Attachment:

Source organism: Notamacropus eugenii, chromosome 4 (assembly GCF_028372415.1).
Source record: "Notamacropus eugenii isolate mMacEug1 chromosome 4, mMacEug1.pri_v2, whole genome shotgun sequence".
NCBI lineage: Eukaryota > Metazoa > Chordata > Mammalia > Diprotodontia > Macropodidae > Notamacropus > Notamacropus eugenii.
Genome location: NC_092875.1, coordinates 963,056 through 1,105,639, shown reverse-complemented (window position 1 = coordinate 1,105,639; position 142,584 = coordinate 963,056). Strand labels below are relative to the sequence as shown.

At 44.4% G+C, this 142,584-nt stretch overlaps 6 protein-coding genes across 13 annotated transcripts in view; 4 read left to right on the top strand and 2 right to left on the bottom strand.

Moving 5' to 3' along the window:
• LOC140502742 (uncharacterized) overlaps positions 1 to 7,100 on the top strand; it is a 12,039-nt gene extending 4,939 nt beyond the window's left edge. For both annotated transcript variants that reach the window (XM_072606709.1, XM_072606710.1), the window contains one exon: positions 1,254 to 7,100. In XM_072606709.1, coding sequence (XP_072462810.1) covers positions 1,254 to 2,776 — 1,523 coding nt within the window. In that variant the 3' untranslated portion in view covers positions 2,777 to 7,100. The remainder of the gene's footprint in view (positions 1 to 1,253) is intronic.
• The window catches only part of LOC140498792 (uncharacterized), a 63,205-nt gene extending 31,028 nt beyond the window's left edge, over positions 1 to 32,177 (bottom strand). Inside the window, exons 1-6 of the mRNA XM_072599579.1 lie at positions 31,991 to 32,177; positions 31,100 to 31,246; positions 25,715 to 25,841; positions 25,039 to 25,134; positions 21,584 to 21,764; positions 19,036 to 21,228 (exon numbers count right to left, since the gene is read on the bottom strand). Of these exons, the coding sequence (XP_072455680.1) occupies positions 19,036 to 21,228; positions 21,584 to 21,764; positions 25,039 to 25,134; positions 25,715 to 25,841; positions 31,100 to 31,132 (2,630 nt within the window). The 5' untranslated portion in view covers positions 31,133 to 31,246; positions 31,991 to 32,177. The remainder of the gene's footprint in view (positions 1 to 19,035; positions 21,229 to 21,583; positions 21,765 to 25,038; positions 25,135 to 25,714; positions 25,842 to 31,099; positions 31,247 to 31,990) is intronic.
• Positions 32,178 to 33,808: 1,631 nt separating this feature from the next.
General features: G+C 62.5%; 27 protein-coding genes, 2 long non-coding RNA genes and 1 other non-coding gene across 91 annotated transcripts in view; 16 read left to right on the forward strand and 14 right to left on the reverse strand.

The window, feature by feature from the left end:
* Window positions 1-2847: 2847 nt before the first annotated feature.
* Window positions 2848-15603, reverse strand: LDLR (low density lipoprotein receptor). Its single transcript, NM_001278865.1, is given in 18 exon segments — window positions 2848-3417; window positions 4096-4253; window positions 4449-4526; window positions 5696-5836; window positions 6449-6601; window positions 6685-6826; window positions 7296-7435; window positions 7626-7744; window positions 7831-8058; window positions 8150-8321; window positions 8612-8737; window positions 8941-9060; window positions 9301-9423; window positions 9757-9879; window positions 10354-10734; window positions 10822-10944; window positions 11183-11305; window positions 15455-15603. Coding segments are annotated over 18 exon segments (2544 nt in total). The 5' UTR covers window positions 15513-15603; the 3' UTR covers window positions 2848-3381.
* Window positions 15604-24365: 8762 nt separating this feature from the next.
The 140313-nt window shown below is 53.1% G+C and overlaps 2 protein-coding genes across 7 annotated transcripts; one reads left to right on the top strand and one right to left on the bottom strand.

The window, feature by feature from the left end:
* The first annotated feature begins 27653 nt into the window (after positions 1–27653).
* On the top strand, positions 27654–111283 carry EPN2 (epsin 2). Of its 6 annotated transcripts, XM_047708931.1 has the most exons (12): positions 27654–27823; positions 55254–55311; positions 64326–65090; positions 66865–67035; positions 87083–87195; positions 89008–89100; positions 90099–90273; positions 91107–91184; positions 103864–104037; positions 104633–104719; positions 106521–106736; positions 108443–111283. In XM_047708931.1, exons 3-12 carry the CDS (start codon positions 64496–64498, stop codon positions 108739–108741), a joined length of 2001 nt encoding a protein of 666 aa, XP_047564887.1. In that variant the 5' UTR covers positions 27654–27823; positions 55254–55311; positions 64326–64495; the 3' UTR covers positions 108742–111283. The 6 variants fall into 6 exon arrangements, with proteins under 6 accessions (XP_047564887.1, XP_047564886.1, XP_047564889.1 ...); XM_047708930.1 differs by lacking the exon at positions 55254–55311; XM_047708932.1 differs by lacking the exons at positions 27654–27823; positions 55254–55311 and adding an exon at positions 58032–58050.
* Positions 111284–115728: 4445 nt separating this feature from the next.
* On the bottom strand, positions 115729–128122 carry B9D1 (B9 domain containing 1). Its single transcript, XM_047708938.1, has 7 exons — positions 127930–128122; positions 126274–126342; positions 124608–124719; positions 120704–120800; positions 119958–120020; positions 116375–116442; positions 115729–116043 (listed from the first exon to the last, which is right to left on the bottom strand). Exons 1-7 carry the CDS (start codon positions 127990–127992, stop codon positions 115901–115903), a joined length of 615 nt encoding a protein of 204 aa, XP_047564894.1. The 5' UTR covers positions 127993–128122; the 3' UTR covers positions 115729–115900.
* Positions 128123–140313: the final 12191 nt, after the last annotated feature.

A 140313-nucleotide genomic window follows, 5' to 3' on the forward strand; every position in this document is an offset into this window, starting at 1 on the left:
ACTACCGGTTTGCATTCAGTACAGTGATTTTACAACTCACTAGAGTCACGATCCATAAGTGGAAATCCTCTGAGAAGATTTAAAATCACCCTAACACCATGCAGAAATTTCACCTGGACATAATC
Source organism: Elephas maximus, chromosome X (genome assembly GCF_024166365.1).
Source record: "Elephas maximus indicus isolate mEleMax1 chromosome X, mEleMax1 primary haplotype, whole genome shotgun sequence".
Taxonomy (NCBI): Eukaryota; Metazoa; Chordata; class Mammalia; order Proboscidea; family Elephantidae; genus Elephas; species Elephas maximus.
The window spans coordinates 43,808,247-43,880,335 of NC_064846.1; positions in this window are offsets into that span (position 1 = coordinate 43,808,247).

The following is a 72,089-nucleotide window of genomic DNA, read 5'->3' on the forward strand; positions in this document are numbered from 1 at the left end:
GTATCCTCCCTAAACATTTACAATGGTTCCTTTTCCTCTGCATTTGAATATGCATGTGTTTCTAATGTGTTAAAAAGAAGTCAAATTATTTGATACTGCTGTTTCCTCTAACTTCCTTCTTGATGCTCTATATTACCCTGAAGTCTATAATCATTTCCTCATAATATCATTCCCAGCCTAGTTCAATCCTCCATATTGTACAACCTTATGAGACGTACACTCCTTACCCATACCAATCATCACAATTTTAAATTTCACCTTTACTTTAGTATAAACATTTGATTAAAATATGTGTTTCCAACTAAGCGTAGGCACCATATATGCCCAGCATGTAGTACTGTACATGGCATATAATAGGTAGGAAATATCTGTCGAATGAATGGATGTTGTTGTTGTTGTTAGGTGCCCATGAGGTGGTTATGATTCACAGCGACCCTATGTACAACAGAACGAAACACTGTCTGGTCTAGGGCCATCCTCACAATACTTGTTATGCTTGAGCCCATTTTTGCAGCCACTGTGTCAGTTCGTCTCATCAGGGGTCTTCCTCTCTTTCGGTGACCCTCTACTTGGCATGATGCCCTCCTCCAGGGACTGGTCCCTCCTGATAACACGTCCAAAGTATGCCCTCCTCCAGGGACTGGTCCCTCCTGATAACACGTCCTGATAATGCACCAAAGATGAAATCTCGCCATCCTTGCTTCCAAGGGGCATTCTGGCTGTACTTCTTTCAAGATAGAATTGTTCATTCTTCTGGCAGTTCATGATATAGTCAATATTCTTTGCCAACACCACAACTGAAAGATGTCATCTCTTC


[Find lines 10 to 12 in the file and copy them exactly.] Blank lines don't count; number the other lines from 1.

General features: G+C 62.5%; 27 protein-coding genes, 2 long non-coding RNA genes and 1 other non-coding gene across 91 annotated transcripts in view; 16 read left to right on the forward strand and 14 right to left on the reverse strand.

The window, feature by feature from the left end:
* Window positions 1-2847: 2847 nt before the first annotated feature.